Eastern Michigan University launches jellyfish research course

Eastern Michigan University launches jellyfish research course
Eastern Michigan University launches jellyfish research course

YPSILANTI, Mich. – A course on the study of freshwater jellyfish was added to the Eastern Michigan University course catalog this fall.

Students perform fieldwork in the course by searching for organisms in a nearby lake.

“Knowledge gained through research is such a fundamental aspect of biology,” Cara Shillington, professor of biology at Eastern Cara Shillington, said in a statement. “This course gives students a better idea of ​​what it means to be a scientist and makes this title their own.”

As part of the course, students review the literature, formulate research questions, and propose future projects for the study of jellyfish.

Biology graduate student Rachel Koski said she has long wanted to study marine biology and enjoys the fieldwork involved in the course.

“Freshwater jellyfish are an invasive species now found on every continent except Antarctica, but their appearances each year are somewhat unpredictable, making data collection difficult,” Koski said in a statement. “Compared to other jellyfish species, there is a lack of literature on freshwater jellyfish, so being able to research them and gain more knowledge about their ecology and distribution is awesome.”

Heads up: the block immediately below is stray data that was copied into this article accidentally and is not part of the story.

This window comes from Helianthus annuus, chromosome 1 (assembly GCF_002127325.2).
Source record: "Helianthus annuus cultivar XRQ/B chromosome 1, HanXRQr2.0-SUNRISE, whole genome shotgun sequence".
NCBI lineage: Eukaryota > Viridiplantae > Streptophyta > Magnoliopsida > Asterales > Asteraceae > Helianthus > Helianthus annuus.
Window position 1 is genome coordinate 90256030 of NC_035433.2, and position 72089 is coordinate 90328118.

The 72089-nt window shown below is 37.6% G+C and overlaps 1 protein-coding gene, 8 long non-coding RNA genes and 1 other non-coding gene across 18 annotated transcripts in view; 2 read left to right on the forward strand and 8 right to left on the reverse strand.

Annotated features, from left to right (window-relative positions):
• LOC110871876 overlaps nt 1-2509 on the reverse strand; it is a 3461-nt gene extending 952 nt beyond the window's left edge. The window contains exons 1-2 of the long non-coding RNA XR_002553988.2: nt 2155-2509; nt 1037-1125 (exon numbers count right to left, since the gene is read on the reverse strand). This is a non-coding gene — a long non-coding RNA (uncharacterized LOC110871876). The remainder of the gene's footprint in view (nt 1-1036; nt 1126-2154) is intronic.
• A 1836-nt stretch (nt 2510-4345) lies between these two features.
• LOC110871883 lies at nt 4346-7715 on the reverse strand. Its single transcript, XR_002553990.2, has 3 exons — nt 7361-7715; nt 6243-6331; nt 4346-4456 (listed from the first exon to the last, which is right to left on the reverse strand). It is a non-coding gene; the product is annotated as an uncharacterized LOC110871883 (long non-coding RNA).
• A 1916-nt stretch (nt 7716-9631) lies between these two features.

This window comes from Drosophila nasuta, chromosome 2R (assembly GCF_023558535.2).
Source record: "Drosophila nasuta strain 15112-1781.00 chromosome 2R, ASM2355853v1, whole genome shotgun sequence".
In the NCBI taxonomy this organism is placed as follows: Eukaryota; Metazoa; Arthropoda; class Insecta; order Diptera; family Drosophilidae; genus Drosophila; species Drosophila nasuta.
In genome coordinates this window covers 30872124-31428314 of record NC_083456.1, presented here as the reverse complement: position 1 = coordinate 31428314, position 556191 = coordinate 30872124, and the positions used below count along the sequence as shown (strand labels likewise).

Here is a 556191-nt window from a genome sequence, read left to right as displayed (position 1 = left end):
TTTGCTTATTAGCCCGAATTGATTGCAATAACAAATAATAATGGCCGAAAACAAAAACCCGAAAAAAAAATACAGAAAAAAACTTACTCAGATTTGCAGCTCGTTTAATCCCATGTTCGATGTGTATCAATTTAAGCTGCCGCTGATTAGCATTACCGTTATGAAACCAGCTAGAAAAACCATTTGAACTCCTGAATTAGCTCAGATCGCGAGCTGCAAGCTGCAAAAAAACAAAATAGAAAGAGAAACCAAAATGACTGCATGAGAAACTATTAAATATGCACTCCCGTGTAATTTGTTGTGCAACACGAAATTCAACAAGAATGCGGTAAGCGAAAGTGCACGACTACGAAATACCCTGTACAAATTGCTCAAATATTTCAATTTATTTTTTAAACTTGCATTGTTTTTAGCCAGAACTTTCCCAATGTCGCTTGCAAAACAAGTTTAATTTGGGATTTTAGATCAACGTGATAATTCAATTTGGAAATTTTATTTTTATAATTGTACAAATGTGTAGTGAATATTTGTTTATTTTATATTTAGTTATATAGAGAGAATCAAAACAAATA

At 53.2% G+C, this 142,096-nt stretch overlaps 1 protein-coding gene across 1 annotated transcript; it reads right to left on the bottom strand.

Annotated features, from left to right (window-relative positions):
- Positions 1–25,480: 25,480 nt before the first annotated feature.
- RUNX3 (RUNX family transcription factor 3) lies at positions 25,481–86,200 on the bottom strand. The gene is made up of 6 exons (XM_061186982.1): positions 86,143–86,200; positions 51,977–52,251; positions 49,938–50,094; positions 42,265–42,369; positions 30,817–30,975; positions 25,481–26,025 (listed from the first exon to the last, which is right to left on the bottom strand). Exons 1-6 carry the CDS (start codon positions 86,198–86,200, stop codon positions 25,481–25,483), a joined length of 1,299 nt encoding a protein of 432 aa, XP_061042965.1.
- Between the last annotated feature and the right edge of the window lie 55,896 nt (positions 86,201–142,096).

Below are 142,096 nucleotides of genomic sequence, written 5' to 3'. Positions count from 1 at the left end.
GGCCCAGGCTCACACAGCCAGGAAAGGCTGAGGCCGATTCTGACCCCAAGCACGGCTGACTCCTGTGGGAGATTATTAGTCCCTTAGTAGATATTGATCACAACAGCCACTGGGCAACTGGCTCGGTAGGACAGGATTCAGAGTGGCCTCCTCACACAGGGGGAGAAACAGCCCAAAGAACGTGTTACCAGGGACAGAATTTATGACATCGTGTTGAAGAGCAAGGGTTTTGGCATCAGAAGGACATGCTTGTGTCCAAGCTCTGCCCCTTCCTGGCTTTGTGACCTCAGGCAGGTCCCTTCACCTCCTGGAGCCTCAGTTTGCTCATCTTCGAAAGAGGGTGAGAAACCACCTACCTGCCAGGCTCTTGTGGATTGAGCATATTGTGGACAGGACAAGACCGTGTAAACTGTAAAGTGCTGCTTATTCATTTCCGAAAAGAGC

“I wanted to learn more about one of the most amazing and unknown species in some Michigan lakes,” Kyle Martin, senior environmental scientist, said in a statement. “As a native of Ypsilanti, I always enjoy learning about the different organisms that live here.”

After spending time in the water filming and observing jellyfish, the students are back in class this semester.

Shillington said there are very few long-term field studies of freshwater jellyfish and that she plans to offer the course in the fall during the peak of jellyfish activity in the years to come.

Known as hydrojellyfish, jellyfish are small and bell-shaped. They were first observed in Michigan in the 1930s, according to the United States Geological Survey.

“I got to swim alongside freshwater fish and jellyfish while they were in their natural habitat – an experience that wouldn’t be possible without this course,” Martin said in a statement.

Copyright 2022 by WDIV ClickOnDetroit – All Rights Reserved.

. University Michigan launches courses on research on jellyfish

PREV What to expect on election night
NEXT Utah lawmakers review school phone bans, social media restrictions for young people